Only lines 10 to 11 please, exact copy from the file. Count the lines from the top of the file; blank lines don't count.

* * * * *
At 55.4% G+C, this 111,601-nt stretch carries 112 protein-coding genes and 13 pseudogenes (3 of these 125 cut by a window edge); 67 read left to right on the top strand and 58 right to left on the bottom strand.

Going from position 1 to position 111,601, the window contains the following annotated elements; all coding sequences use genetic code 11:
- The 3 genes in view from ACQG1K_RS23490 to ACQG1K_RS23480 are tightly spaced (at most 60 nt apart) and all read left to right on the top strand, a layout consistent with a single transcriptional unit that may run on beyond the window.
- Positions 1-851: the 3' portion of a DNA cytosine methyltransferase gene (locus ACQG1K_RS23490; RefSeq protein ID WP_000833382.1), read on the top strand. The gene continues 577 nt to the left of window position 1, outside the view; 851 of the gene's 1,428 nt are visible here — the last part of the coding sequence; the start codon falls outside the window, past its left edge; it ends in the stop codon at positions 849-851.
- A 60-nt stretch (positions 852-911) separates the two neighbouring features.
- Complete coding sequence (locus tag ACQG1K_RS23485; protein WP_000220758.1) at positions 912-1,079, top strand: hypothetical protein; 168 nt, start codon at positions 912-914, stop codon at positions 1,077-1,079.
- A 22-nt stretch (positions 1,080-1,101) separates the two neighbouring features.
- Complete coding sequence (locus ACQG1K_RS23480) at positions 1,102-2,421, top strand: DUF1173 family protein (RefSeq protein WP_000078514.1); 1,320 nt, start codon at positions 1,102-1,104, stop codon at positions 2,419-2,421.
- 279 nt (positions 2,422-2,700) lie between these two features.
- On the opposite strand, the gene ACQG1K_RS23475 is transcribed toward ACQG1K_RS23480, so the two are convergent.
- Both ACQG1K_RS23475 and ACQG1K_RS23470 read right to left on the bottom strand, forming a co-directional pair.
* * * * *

- On the opposite strand, the gene ACQG1K_RS23475 is transcribed toward ACQG1K_RS23480, so the two are convergent.
- Both ACQG1K_RS23475 and ACQG1K_RS23470 read right to left on the bottom strand, forming a co-directional pair.